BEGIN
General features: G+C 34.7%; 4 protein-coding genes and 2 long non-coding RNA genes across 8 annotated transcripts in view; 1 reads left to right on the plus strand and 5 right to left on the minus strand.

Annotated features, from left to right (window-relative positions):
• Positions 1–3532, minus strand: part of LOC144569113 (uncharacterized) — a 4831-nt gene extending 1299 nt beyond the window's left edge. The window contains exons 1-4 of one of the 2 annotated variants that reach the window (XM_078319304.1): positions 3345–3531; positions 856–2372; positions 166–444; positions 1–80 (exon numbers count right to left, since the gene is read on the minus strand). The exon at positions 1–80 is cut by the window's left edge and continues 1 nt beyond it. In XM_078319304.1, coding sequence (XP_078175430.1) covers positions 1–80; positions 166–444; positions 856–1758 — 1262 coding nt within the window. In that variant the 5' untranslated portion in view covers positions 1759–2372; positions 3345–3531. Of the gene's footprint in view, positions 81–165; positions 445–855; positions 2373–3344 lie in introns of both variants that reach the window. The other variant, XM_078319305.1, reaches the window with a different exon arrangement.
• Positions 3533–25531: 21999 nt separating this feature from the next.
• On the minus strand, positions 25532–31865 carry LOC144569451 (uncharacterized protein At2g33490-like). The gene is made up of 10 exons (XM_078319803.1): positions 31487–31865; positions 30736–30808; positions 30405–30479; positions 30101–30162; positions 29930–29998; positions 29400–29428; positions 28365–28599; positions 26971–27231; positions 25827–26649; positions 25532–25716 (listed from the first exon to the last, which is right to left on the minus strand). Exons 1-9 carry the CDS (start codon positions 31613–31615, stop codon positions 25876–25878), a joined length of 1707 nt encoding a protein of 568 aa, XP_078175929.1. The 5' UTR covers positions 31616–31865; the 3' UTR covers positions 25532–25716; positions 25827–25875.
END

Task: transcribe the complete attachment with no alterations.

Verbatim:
General features: G+C 34.7%; 4 protein-coding genes and 2 long non-coding RNA genes across 8 annotated transcripts in view; 1 reads left to right on the plus strand and 5 right to left on the minus strand.

Annotated features, from left to right (window-relative positions):
• Positions 1–3532, minus strand: part of LOC144569113 (uncharacterized) — a 4831-nt gene extending 1299 nt beyond the window's left edge. The window contains exons 1-4 of one of the 2 annotated variants that reach the window (XM_078319304.1): positions 3345–3531; positions 856–2372; positions 166–444; positions 1–80 (exon numbers count right to left, since the gene is read on the minus strand). The exon at positions 1–80 is cut by the window's left edge and continues 1 nt beyond it. In XM_078319304.1, coding sequence (XP_078175430.1) covers positions 1–80; positions 166–444; positions 856–1758 — 1262 coding nt within the window. In that variant the 5' untranslated portion in view covers positions 1759–2372; positions 3345–3531. Of the gene's footprint in view, positions 81–165; positions 445–855; positions 2373–3344 lie in introns of both variants that reach the window. The other variant, XM_078319305.1, reaches the window with a different exon arrangement.
• Positions 3533–25531: 21999 nt separating this feature from the next.
• On the minus strand, positions 25532–31865 carry LOC144569451 (uncharacterized protein At2g33490-like). The gene is made up of 10 exons (XM_078319803.1): positions 31487–31865; positions 30736–30808; positions 30405–30479; positions 30101–30162; positions 29930–29998; positions 29400–29428; positions 28365–28599; positions 26971–27231; positions 25827–26649; positions 25532–25716 (listed from the first exon to the last, which is right to left on the minus strand). Exons 1-9 carry the CDS (start codon positions 31613–31615, stop codon positions 25876–25878), a joined length of 1707 nt encoding a protein of 568 aa, XP_078175929.1. The 5' UTR covers positions 31616–31865; the 3' UTR covers positions 25532–25716; positions 25827–25875.